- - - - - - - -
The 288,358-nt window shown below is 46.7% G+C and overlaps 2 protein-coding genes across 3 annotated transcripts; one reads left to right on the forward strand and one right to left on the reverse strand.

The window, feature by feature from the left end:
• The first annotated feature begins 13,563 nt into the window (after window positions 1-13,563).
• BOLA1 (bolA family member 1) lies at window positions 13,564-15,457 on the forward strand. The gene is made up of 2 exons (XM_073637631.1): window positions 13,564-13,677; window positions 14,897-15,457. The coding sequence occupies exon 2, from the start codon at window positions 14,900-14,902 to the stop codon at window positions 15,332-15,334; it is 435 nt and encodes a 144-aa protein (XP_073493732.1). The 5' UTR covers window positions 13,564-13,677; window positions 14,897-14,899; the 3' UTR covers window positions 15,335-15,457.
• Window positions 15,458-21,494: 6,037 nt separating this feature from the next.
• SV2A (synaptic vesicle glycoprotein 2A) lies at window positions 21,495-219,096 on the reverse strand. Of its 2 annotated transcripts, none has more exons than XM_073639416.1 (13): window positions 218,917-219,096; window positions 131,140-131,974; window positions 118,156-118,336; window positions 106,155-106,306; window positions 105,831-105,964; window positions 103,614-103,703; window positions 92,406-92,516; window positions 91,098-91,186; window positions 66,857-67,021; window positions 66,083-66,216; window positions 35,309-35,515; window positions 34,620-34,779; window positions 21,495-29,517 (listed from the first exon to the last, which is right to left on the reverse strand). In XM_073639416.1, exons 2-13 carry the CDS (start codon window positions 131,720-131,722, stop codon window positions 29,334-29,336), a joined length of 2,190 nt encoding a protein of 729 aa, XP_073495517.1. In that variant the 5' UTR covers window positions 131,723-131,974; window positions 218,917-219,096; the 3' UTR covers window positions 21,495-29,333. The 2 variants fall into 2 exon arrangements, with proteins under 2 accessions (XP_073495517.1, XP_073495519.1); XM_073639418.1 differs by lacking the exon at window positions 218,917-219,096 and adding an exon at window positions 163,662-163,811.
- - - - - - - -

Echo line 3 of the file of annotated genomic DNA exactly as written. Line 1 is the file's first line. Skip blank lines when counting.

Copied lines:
• The first annotated feature begins 13,563 nt into the window (after window positions 1-13,563).